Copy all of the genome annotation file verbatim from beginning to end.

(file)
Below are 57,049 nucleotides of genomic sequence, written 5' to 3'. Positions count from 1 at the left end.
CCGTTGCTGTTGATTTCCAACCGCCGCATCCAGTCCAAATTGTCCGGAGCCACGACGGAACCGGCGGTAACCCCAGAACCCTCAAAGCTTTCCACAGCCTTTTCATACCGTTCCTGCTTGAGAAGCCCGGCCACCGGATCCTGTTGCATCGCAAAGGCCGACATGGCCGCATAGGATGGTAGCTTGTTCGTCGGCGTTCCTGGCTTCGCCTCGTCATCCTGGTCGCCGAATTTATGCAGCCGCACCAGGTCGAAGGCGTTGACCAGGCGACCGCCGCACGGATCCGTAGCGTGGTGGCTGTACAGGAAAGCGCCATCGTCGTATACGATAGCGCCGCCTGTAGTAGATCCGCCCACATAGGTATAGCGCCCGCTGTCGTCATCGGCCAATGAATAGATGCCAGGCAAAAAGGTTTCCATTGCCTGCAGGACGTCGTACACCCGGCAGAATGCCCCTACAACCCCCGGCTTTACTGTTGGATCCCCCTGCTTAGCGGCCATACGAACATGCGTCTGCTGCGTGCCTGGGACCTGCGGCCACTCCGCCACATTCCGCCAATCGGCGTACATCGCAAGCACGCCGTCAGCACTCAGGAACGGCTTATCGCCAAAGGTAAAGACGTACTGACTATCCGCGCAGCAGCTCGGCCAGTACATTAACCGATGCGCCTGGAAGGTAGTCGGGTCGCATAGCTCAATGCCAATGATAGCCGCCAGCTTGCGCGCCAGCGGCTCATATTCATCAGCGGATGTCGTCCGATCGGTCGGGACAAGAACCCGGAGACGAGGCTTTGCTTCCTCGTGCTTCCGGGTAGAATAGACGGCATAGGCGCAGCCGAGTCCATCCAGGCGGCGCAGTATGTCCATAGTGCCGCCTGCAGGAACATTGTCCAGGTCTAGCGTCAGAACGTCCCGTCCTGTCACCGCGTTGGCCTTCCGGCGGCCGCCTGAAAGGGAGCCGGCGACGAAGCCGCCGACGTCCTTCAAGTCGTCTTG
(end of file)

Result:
Below are 57,049 nucleotides of genomic sequence, written 5' to 3'. Positions count from 1 at the left end.
CCGTTGCTGTTGATTTCCAACCGCCGCATCCAGTCCAAATTGTCCGGAGCCACGACGGAACCGGCGGTAACCCCAGAACCCTCAAAGCTTTCCACAGCCTTTTCATACCGTTCCTGCTTGAGAAGCCCGGCCACCGGATCCTGTTGCATCGCAAAGGCCGACATGGCCGCATAGGATGGTAGCTTGTTCGTCGGCGTTCCTGGCTTCGCCTCGTCATCCTGGTCGCCGAATTTATGCAGCCGCACCAGGTCGAAGGCGTTGACCAGGCGACCGCCGCACGGATCCGTAGCGTGGTGGCTGTACAGGAAAGCGCCATCGTCGTATACGATAGCGCCGCCTGTAGTAGATCCGCCCACATAGGTATAGCGCCCGCTGTCGTCATCGGCCAATGAATAGATGCCAGGCAAAAAGGTTTCCATTGCCTGCAGGACGTCGTACACCCGGCAGAATGCCCCTACAACCCCCGGCTTTACTGTTGGATCCCCCTGCTTAGCGGCCATACGAACATGCGTCTGCTGCGTGCCTGGGACCTGCGGCCACTCCGCCACATTCCGCCAATCGGCGTACATCGCAAGCACGCCGTCAGCACTCAGGAACGGCTTATCGCCAAAGGTAAAGACGTACTGACTATCCGCGCAGCAGCTCGGCCAGTACATTAACCGATGCGCCTGGAAGGTAGTCGGGTCGCATAGCTCAATGCCAATGATAGCCGCCAGCTTGCGCGCCAGCGGCTCATATTCATCAGCGGATGTCGTCCGATCGGTCGGGACAAGAACCCGGAGACGAGGCTTTGCTTCCTCGTGCTTCCGGGTAGAATAGACGGCATAGGCGCAGCCGAGTCCATCCAGGCGGCGCAGTATGTCCATAGTGCCGCCTGCAGGAACATTGTCCAGGTCTAGCGTCAGAACGTCCCGTCCTGTCACCGCGTTGGCCTTCCGGCGGCCGCCTGAAAGGGAGCCGGCGACGAAGCCGCCGACGTCCTTCAAGTCGTCTTG